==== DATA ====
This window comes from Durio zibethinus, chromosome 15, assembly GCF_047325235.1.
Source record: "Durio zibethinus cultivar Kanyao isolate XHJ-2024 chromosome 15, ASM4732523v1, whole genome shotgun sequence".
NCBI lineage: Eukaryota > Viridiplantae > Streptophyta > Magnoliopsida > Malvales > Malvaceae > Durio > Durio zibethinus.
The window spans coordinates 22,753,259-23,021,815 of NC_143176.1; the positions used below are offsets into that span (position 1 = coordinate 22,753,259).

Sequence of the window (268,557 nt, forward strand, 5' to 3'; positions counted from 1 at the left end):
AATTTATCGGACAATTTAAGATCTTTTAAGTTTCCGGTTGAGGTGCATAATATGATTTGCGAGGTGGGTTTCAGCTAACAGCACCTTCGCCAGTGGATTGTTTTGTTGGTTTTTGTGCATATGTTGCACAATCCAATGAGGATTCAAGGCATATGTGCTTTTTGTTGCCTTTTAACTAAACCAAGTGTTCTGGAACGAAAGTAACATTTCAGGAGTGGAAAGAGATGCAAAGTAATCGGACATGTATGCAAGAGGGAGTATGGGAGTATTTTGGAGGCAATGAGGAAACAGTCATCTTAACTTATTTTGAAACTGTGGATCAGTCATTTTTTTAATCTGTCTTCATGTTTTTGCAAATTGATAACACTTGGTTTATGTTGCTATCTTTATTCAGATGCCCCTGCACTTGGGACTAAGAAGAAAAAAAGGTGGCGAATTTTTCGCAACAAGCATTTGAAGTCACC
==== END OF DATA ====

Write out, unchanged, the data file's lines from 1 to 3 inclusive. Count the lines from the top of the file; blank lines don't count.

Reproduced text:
This window comes from Durio zibethinus, chromosome 15, assembly GCF_047325235.1.
Source record: "Durio zibethinus cultivar Kanyao isolate XHJ-2024 chromosome 15, ASM4732523v1, whole genome shotgun sequence".
NCBI lineage: Eukaryota > Viridiplantae > Streptophyta > Magnoliopsida > Malvales > Malvaceae > Durio > Durio zibethinus.